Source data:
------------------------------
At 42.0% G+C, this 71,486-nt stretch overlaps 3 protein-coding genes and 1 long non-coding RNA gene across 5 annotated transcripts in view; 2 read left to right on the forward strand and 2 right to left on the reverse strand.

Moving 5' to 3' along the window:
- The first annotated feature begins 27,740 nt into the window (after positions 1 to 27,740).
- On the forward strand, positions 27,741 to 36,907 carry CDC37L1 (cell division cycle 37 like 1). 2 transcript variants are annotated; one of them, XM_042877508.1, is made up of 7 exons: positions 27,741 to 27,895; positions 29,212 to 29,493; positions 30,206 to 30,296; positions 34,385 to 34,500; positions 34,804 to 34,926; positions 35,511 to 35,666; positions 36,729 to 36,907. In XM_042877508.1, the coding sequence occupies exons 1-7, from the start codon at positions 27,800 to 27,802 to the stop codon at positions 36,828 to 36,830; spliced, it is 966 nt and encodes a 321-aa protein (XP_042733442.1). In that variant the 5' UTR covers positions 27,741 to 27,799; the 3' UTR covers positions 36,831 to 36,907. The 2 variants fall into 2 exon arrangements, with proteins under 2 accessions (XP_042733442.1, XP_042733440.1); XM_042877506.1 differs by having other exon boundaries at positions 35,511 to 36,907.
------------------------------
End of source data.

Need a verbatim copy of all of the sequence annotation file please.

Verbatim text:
At 42.0% G+C, this 71,486-nt stretch overlaps 3 protein-coding genes and 1 long non-coding RNA gene across 5 annotated transcripts in view; 2 read left to right on the forward strand and 2 right to left on the reverse strand.

Moving 5' to 3' along the window:
- The first annotated feature begins 27,740 nt into the window (after positions 1 to 27,740).
- On the forward strand, positions 27,741 to 36,907 carry CDC37L1 (cell division cycle 37 like 1). 2 transcript variants are annotated; one of them, XM_042877508.1, is made up of 7 exons: positions 27,741 to 27,895; positions 29,212 to 29,493; positions 30,206 to 30,296; positions 34,385 to 34,500; positions 34,804 to 34,926; positions 35,511 to 35,666; positions 36,729 to 36,907. In XM_042877508.1, the coding sequence occupies exons 1-7, from the start codon at positions 27,800 to 27,802 to the stop codon at positions 36,828 to 36,830; spliced, it is 966 nt and encodes a 321-aa protein (XP_042733442.1). In that variant the 5' UTR covers positions 27,741 to 27,799; the 3' UTR covers positions 36,831 to 36,907. The 2 variants fall into 2 exon arrangements, with proteins under 2 accessions (XP_042733442.1, XP_042733440.1); XM_042877506.1 differs by having other exon boundaries at positions 35,511 to 36,907.